- Gene Wojciechowski, Senior Writer
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OK, so now we know the names of 64 of the 66 baseball players who will report to St. Louis for next week's All-Star Game. I'm all tingly.
But as Major League Baseball congratulates itself on the record-breaking 223.5 million online votes cast by fans, remember this: These aren't the votes that really matter, and this isn't the players list that really counts.
I hate to be the human nimbus cloud dousing MLB's baseball lovefest, but we're still waiting on 11 more ballots. When those 11 votes come in -- and it could be weeks, or even months, before the results are announced -- baseball might never be the same.
One of these days, perhaps as late as December, an en banc panel of the 9th U.S. Circuit Court of Appeals will rule on United States v. Comprehensive Drug Testing Inc., 05-10067. In short, 11 judges will decide whether the government lawfully obtained a list from CDT of 104 players who the feds say tested positive for banned substances in 2003.
We already know two of the 104 names: Alex Rodriguez and Sammy Sosa. A-Rod lied coldly and calculatingly about his performance-enhancing drug use (hello, Katie Couric) until he was cornered by a Sports Illustrated story that detailed his place on the 2003 list. And Sosa, whose English comes and goes depending on whether he's in front of a congressional committee, recently was outed by The New York Times regarding the PED list.
That leaves 102 more names. And according to the Mitchell report, all 102 of those remaining players are aware of their place on the infamous list, as are MLB officials. So it is conceivable, even probable, that someone on that list is among the 66 players on the just-announced All-Star rosters. Awkward.
Outraged players, past and present, have called for the public release of the list. So have assorted media members. But it isn't that easy. Nor should it be.
Believe me, I'd love to see who else tested positive for PEDs. In my perfect baseball world, I'd have the names shown on stadium JumboTrons between innings. I'd buy a shopping cart full of asterisks and start placing them in the baseball record books. I'd instantly eliminate anyone on that list from Hall of Fame consideration. It's as Chone Figgins of the Los Angeles Angels said, "It's the Hall of Fame, not the Hall of Cheatin'."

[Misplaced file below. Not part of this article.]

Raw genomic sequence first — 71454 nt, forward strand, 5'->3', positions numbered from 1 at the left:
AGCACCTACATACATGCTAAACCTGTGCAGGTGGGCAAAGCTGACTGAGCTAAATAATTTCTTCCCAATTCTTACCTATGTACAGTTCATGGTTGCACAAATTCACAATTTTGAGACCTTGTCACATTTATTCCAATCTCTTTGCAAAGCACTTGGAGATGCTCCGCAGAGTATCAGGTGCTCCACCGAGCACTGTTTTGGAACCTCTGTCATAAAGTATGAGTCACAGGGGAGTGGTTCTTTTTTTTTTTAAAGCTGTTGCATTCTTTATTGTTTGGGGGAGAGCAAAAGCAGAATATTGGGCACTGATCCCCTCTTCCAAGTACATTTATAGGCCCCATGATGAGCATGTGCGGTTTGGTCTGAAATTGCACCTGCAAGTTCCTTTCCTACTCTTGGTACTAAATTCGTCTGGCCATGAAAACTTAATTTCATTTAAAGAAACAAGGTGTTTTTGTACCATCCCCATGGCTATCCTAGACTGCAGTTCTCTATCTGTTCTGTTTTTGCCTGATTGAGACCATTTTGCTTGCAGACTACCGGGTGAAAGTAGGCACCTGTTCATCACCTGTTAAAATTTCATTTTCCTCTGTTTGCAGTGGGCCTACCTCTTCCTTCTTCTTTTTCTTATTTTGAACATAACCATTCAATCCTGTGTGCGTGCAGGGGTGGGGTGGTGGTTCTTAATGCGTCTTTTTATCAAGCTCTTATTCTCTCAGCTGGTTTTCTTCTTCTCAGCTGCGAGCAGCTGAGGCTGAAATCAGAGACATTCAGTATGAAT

These 104 players, named and unnamed, cheated. To argue otherwise is to insult the players who didn't need a chemist or a hypodermic needle to play baseball.
And these 104 are just the ones who tested positive in the well-intentioned survey testing of 2003. What about Manny Ramirez, who just served a 50-game suspension for using a female fertility drug? (Come to think of it, Ramirez could be on the list of 104, too.) Or Roger Clemens, whose attorney says his client isn't on the 2003 list? Or Barry Bonds?
I want to see the complete list, but only if the 11 judges say so. As much as I want the baseball frauds exposed as the PED users they are, it can't be at the expense of the Fourth Amendment, which protects all of us (even baseball cheaters) from unlawful searches and seizures.
If those 11 judges rule in favor of the players' union -- and an attorney who argued the case in December on behalf of the MLBPA told The American Lawyer magazine that "it sure sounds like we're going to win" -- then that's the way it goes. Of course, then the case might eventually be decided by the U.S. Supreme Court.
Meanwhile, baseball risks suffering a death by 104 paper cuts. So far, Bud Selig's league and Donald Fehr's players' association have been sliced open by two of those edges: A-Rod's admission and the Times' report on Sosa. With each leaked name comes more bleeding, more credibility problems for MLB and the union and more confusion.
It's convenient to demand that Fehr and/or MLB release the list of the remaining 102 players. But that wad of chaw already left the dugout. This is now in the hands of those 11 appeals court judges. Either the feds will be able to keep the confidential spreadsheet list, or they'll be forced to give it back. There's no middle ground.
I'm rooting for the feds to win the case. I know the union was between a rock and a maple bat when it came to destroying the 2003 survey results. And you can make a compelling argument that the government might have overstepped its authority when it copied the entire computer directory at Comprehensive Drug Testing Inc.
But for the game's sake, for the fans' sake and for the sake of the players who didn't resort to better baseball through chemistry, I want the remaining 102 to be held accountable. It isn't a perfect solution and it isn't total closure, but it beats the alternative: the drip, drip, dripping of name leaks.
So enjoy the All-Star Game. But don't forget that one or more of the 66 All-Stars might have done the PED deed. Wouldn't you like to know who?
Gene Wojciechowski is the senior national columnist for ESPN.com. You can contact him at email@example.com. Hear Gene's podcasts and ESPN Radio appearances by clicking here.
Shouldn't we be more interested in the list of 104 PED users than the list of 66 MLB All-Stars?